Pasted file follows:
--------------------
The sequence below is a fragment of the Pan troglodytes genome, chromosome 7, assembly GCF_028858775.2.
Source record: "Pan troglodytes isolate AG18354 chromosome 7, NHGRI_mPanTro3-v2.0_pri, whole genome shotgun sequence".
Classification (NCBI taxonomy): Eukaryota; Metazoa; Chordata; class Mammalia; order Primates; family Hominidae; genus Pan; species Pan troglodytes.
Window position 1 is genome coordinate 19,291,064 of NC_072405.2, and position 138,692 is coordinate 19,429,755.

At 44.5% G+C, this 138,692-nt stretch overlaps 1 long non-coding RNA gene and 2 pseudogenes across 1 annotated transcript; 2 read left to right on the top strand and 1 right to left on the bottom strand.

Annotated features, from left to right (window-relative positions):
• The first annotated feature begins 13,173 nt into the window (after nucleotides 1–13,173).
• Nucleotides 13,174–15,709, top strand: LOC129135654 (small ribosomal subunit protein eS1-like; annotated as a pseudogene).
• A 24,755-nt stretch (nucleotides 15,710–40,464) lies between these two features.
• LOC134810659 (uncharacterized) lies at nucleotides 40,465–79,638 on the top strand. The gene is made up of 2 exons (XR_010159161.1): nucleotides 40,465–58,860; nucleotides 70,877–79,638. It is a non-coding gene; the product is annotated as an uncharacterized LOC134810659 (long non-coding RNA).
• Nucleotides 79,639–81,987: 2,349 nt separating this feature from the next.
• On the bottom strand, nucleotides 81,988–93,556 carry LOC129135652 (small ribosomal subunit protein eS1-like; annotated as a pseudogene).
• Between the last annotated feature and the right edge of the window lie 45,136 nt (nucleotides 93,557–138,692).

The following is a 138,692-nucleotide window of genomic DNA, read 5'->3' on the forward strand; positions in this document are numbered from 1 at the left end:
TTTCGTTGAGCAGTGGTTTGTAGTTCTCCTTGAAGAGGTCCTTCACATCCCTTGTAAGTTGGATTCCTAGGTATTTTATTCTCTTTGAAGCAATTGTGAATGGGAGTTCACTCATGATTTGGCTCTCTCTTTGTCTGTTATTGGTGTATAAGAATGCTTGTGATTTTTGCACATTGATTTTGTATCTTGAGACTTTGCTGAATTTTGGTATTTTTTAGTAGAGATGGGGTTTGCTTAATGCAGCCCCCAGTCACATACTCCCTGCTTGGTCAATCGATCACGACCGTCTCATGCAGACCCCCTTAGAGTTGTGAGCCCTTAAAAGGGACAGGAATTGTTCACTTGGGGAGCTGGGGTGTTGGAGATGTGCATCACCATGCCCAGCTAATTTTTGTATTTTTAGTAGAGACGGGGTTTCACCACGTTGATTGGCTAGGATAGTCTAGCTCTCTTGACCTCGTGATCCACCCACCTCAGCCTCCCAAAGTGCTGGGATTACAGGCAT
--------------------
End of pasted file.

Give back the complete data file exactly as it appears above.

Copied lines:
The sequence below is a fragment of the Pan troglodytes genome, chromosome 7, assembly GCF_028858775.2.
Source record: "Pan troglodytes isolate AG18354 chromosome 7, NHGRI_mPanTro3-v2.0_pri, whole genome shotgun sequence".
Classification (NCBI taxonomy): Eukaryota; Metazoa; Chordata; class Mammalia; order Primates; family Hominidae; genus Pan; species Pan troglodytes.
Window position 1 is genome coordinate 19,291,064 of NC_072405.2, and position 138,692 is coordinate 19,429,755.

At 44.5% G+C, this 138,692-nt stretch overlaps 1 long non-coding RNA gene and 2 pseudogenes across 1 annotated transcript; 2 read left to right on the top strand and 1 right to left on the bottom strand.

Annotated features, from left to right (window-relative positions):
• The first annotated feature begins 13,173 nt into the window (after nucleotides 1–13,173).
• Nucleotides 13,174–15,709, top strand: LOC129135654 (small ribosomal subunit protein eS1-like; annotated as a pseudogene).
• A 24,755-nt stretch (nucleotides 15,710–40,464) lies between these two features.
• LOC134810659 (uncharacterized) lies at nucleotides 40,465–79,638 on the top strand. The gene is made up of 2 exons (XR_010159161.1): nucleotides 40,465–58,860; nucleotides 70,877–79,638. It is a non-coding gene; the product is annotated as an uncharacterized LOC134810659 (long non-coding RNA).
• Nucleotides 79,639–81,987: 2,349 nt separating this feature from the next.
• On the bottom strand, nucleotides 81,988–93,556 carry LOC129135652 (small ribosomal subunit protein eS1-like; annotated as a pseudogene).
• Between the last annotated feature and the right edge of the window lie 45,136 nt (nucleotides 93,557–138,692).

The following is a 138,692-nucleotide window of genomic DNA, read 5'->3' on the forward strand; positions in this document are numbered from 1 at the left end:
TTTCGTTGAGCAGTGGTTTGTAGTTCTCCTTGAAGAGGTCCTTCACATCCCTTGTAAGTTGGATTCCTAGGTATTTTATTCTCTTTGAAGCAATTGTGAATGGGAGTTCACTCATGATTTGGCTCTCTCTTTGTCTGTTATTGGTGTATAAGAATGCTTGTGATTTTTGCACATTGATTTTGTATCTTGAGACTTTGCTGAATTTTGGTATTTTTTAGTAGAGATGGGGTTTGCTTAATGCAGCCCCCAGTCACATACTCCCTGCTTGGTCAATCGATCACGACCGTCTCATGCAGACCCCCTTAGAGTTGTGAGCCCTTAAAAGGGACAGGAATTGTTCACTTGGGGAGCTGGGGTGTTGGAGATGTGCATCACCATGCCCAGCTAATTTTTGTATTTTTAGTAGAGACGGGGTTTCACCACGTTGATTGGCTAGGATAGTCTAGCTCTCTTGACCTCGTGATCCACCCACCTCAGCCTCCCAAAGTGCTGGGATTACAGGCAT